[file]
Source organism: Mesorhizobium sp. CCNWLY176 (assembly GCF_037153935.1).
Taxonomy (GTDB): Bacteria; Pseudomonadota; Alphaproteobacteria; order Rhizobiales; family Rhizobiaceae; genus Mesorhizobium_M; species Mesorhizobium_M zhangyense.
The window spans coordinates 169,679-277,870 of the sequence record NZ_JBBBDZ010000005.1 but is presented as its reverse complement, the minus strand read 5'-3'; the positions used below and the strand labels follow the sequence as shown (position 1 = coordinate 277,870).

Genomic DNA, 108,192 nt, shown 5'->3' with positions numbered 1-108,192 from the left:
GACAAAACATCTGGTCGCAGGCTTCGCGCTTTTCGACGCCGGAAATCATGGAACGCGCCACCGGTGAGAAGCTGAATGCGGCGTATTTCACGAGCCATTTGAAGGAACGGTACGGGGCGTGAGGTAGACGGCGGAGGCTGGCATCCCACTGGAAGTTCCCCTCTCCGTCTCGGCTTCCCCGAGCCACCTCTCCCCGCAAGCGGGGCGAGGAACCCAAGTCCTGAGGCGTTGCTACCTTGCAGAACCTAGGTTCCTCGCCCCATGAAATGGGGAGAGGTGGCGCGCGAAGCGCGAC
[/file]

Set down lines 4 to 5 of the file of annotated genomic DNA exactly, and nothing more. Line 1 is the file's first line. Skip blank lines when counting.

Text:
Genomic DNA, 108,192 nt, shown 5'->3' with positions numbered 1-108,192 from the left:
GACAAAACATCTGGTCGCAGGCTTCGCGCTTTTCGACGCCGGAAATCATGGAACGCGCCACCGGTGAGAAGCTGAATGCGGCGTATTTCACGAGCCATTTGAAGGAACGGTACGGGGCGTGAGGTAGACGGCGGAGGCTGGCATCCCACTGGAAGTTCCCCTCTCCGTCTCGGCTTCCCCGAGCCACCTCTCCCCGCAAGCGGGGCGAGGAACCCAAGTCCTGAGGCGTTGCTACCTTGCAGAACCTAGGTTCCTCGCCCCATGAAATGGGGAGAGGTGGCGCGCGAAGCGCGAC